- B.A., Westminster College (Salt Lake City, Utah) –Economics, Applied Mathematics, and French
- M.S., Colorado State University (Fort Collins, CO) –Economics
- Ph.D., Colorado State University (Fort Collins, CO) –Economics; Fields in Political Economy and Development Economics
Professor Long is originally from Idaho and received her bachelor’s degree in economics from Westminster College, a liberal arts college in Salt Lake City, Utah. She completed her PhD in Economics at Colorado State University in Spring 2019. Her research is in the areas of household finance and gender and feminist economics. She explores the evidence for and causes of systematic inequality in household debt and in access to low-cost consumer credit by race, ethnicity, and gender. Her research also explores the implications of such inequality on households’ financial security, educational outcomes, and labor market choices. Professor Long has taught courses including the Economics of Gender, Principles of Microeconomics, Principles of Economics, Applied Regression, and the History of Economic Thought.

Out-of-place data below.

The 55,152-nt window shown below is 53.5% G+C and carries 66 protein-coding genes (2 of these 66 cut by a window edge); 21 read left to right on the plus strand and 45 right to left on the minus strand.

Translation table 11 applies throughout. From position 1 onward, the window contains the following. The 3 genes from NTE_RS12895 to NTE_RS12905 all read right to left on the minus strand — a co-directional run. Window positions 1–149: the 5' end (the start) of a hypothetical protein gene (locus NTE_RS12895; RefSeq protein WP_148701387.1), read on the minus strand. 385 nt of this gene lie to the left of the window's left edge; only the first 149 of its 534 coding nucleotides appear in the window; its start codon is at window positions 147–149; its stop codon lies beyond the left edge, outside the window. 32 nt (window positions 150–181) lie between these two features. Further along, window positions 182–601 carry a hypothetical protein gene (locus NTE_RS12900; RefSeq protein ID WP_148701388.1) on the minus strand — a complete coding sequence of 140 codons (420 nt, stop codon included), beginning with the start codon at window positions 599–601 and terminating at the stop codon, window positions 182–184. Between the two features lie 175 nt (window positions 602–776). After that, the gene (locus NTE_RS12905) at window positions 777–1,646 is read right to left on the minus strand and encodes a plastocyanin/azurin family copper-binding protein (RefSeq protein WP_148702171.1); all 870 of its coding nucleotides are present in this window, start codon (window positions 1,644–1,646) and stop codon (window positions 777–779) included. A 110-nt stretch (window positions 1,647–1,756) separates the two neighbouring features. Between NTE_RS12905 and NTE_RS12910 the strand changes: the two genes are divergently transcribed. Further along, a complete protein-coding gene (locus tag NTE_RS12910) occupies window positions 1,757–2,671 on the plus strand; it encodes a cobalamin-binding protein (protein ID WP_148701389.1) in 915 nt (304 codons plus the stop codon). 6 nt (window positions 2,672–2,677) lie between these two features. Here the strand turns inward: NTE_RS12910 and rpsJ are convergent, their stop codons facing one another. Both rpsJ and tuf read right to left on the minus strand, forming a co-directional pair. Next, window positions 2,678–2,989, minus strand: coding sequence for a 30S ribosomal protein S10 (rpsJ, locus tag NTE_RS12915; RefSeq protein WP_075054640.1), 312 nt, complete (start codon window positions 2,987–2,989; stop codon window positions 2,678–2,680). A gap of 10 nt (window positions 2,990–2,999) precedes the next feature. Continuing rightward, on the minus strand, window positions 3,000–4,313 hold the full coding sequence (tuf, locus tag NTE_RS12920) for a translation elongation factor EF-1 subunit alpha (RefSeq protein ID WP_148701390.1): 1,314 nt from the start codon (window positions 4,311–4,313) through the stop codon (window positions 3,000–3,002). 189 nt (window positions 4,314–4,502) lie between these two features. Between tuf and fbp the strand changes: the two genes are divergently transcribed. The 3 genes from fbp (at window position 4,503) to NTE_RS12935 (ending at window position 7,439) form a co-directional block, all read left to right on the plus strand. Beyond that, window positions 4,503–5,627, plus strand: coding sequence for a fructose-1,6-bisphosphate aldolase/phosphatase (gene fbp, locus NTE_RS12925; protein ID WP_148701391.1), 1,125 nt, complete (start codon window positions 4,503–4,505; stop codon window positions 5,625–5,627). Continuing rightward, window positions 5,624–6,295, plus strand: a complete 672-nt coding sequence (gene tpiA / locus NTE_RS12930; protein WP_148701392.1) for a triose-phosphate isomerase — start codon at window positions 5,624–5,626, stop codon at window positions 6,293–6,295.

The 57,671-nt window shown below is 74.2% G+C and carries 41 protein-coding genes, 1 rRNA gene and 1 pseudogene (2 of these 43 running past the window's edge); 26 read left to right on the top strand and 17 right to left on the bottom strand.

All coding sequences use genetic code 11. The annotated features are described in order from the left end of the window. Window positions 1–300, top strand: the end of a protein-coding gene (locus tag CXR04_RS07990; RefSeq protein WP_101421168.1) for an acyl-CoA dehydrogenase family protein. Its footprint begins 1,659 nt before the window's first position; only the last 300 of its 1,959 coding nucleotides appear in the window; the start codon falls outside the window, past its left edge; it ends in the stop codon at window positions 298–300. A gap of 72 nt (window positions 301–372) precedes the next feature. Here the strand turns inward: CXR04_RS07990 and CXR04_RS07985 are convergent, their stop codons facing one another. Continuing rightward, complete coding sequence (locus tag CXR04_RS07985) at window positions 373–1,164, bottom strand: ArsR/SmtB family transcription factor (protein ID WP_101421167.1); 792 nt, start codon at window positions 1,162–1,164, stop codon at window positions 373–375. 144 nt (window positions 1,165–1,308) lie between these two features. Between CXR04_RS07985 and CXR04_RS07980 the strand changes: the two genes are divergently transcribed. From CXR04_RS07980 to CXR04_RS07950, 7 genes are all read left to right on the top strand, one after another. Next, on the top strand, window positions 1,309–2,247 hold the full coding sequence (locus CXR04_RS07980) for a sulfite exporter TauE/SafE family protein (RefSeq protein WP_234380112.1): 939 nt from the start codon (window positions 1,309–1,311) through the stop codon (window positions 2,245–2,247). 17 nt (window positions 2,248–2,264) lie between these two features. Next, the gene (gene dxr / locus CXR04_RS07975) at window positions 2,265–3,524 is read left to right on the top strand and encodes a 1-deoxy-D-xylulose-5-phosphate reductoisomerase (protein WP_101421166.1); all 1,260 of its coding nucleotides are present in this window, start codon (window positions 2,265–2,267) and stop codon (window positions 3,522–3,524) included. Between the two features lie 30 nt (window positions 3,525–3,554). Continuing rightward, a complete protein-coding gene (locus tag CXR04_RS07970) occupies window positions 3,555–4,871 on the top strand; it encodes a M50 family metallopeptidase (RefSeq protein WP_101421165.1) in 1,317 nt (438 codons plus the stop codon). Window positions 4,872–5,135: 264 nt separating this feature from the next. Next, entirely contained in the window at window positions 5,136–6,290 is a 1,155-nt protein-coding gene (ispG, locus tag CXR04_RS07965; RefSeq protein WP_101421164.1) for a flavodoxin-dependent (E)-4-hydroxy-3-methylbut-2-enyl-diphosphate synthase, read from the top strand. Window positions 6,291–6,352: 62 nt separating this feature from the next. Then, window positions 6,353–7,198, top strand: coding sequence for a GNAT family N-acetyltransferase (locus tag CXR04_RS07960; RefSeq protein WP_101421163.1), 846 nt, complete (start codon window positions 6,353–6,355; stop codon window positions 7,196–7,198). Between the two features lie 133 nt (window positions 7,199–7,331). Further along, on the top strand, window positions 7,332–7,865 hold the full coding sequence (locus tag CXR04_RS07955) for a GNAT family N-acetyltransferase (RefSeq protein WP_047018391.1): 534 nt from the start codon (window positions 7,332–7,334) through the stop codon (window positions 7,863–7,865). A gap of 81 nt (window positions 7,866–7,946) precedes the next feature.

Areas of Interest
- Gender and Feminist Economics
- Financial Exclusion
- Household Debt
- Political Economy of Inequality
- Principles of Economics
- History and Philosophy of Economic Thought
- Economics of Gender
- Applied Regression
- Quantitative Methods
Alexandra Bernasek and Melanie G. Long. “Graduating During the Great Recession: The Effects of Student Loan Debt on Early-Career Labor Market Outcomes and Graduate or Professional School Enrollment.” Journal of Economic Issues. Forthcoming (2020).
“The Relationship Between Informal Borrowing and Financial Exclusion: Locating the Invisible Unbanked at the Intersections of Race, Gender, and Class.” The Review of Black Political Economy. Forthcoming (2020). DOI: https://doi.org/10.1177/0034644620938620
“Pushed into the Red?: Female-Headed Households and the Pre-Crisis Credit Expansion,” Forum for Social Economics 47.2 (April 2018): 224-236.
“Book Review,” Review of Rethinking Capitalism: Economics and Policy for Sustainable and Inclusive Growth, edited by Michael Jacobs and Mariana Mazzucato, Review of Keynesian Economics 5.4 (October 2017): 652-655.
“Merchantry, Usury, Villainy: Capitalism’s Threat to Community and Spiritual Integrity in The Merchant of Venice,” Anthropoetics (Open Access) 17.2 (Spring 2012).
- CSU College of Liberal Arts Excellence in Teaching Award, Graduate Teaching Category (2019)
- CSU Department of Economics Outstanding Graduate Researcher Award (2018)
- CSU Department of Economics Graduate Research Assistantship Award (2017)
- Westminster College Honors Program Independent Summer Research Grant (2013)